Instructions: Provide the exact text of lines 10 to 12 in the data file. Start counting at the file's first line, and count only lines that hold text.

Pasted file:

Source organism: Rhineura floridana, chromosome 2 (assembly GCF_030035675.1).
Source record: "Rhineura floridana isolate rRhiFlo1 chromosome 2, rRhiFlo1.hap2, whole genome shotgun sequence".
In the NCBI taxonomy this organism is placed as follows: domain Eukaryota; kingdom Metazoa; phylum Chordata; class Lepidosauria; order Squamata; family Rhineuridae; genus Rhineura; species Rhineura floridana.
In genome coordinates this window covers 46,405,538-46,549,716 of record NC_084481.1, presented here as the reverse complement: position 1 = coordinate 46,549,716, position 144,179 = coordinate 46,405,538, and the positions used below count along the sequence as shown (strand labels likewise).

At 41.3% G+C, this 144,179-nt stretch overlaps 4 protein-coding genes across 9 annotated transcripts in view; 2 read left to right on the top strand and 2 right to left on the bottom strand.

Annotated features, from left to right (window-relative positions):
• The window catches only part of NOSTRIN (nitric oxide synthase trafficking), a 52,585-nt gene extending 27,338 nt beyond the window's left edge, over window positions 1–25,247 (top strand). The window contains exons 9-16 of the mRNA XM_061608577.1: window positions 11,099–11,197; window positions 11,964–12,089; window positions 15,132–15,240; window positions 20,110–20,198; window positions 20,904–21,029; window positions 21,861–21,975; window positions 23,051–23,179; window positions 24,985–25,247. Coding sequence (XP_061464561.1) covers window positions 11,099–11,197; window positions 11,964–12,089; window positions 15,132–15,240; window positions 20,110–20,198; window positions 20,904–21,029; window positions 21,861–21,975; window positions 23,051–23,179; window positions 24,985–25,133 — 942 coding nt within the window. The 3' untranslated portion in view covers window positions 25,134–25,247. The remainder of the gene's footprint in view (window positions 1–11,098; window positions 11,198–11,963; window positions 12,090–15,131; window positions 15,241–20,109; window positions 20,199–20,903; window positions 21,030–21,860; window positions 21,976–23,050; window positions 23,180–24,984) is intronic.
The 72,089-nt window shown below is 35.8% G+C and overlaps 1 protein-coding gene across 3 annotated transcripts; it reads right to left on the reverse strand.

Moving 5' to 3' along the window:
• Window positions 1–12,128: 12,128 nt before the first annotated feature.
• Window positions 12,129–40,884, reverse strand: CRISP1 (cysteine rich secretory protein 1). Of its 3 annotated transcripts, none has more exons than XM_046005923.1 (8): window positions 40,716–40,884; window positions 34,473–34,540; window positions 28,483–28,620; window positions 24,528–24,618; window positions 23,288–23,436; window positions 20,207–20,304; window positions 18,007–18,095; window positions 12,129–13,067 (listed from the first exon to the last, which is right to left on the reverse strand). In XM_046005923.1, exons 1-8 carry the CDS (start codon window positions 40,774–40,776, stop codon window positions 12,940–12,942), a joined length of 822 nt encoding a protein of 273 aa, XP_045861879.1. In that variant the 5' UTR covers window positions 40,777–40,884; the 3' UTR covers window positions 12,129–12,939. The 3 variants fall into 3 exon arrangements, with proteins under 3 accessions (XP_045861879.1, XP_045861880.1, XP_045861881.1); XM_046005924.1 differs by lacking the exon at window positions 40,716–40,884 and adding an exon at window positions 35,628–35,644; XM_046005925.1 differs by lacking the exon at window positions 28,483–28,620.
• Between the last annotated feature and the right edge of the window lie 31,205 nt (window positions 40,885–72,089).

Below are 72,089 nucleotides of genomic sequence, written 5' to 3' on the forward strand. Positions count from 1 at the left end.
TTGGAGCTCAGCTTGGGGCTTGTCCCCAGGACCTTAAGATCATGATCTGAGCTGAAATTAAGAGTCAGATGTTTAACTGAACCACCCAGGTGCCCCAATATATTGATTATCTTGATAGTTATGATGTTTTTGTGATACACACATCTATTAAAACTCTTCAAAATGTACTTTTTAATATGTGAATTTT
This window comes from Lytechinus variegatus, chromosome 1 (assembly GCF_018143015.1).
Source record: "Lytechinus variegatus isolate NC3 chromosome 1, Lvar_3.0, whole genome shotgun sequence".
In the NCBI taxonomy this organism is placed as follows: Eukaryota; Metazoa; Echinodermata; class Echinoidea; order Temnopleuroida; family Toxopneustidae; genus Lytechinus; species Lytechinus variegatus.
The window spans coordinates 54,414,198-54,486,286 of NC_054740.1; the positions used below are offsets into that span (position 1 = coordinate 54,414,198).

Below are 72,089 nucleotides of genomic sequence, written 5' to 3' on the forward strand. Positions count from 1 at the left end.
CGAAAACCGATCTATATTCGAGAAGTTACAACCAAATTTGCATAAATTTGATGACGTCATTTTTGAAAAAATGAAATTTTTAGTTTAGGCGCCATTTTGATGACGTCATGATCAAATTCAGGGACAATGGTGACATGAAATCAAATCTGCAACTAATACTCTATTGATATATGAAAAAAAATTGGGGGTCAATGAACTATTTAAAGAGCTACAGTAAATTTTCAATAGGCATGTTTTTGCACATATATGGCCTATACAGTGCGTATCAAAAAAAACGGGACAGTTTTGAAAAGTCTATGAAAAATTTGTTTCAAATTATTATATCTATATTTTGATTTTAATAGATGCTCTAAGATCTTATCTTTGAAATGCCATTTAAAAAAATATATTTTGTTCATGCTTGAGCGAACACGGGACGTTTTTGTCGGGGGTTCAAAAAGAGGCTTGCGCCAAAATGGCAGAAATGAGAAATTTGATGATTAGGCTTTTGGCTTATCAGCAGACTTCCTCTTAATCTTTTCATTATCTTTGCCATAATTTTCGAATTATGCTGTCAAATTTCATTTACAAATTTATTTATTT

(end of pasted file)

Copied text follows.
• Window positions 1–12,128: 12,128 nt before the first annotated feature.
• Window positions 12,129–40,884, reverse strand: CRISP1 (cysteine rich secretory protein 1). Of its 3 annotated transcripts, none has more exons than XM_046005923.1 (8): window positions 40,716–40,884; window positions 34,473–34,540; window positions 28,483–28,620; window positions 24,528–24,618; window positions 23,288–23,436; window positions 20,207–20,304; window positions 18,007–18,095; window positions 12,129–13,067 (listed from the first exon to the last, which is right to left on the reverse strand). In XM_046005923.1, exons 1-8 carry the CDS (start codon window positions 40,774–40,776, stop codon window positions 12,940–12,942), a joined length of 822 nt encoding a protein of 273 aa, XP_045861879.1. In that variant the 5' UTR covers window positions 40,777–40,884; the 3' UTR covers window positions 12,129–12,939. The 3 variants fall into 3 exon arrangements, with proteins under 3 accessions (XP_045861879.1, XP_045861880.1, XP_045861881.1); XM_046005924.1 differs by lacking the exon at window positions 40,716–40,884 and adding an exon at window positions 35,628–35,644; XM_046005925.1 differs by lacking the exon at window positions 28,483–28,620.
• Between the last annotated feature and the right edge of the window lie 31,205 nt (window positions 40,885–72,089).